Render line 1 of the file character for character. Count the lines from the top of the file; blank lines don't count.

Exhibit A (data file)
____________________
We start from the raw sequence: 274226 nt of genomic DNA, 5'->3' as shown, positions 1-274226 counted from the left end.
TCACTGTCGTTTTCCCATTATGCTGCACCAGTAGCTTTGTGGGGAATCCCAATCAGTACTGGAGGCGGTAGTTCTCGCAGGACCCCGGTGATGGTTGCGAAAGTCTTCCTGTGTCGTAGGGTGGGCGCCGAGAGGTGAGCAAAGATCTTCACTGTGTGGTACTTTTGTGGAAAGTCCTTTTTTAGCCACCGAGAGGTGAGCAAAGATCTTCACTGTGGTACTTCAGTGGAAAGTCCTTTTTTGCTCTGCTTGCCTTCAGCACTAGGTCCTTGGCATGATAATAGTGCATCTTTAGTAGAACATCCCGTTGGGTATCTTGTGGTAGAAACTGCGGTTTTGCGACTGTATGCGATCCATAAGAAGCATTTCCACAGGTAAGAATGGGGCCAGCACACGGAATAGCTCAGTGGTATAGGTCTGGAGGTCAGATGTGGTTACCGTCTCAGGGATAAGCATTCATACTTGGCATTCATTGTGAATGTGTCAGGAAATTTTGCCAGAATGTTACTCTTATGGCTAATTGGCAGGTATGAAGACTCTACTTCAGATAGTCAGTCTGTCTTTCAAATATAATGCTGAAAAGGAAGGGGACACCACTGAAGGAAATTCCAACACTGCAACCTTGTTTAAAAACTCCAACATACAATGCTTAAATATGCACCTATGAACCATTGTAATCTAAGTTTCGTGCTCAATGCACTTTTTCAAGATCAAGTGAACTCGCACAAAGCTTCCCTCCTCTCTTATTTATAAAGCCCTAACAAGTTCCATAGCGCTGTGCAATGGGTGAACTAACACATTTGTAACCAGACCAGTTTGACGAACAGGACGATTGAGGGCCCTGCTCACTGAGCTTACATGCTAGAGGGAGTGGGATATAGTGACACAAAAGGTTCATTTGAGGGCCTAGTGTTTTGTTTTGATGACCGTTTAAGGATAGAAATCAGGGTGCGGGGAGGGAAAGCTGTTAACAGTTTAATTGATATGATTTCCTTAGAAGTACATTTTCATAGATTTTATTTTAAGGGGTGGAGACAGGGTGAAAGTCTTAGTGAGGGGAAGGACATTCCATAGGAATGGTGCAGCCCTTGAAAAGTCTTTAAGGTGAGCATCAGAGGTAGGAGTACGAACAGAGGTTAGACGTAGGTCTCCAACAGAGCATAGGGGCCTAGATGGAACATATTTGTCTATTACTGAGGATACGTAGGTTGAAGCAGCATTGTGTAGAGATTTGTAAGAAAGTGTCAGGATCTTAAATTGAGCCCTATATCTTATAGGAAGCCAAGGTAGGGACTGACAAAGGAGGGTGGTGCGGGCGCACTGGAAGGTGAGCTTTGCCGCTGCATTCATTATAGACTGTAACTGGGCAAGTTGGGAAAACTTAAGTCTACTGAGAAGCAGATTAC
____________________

We start from the raw sequence: 274226 nt of genomic DNA, 5'->3' as shown, positions 1-274226 counted from the left end.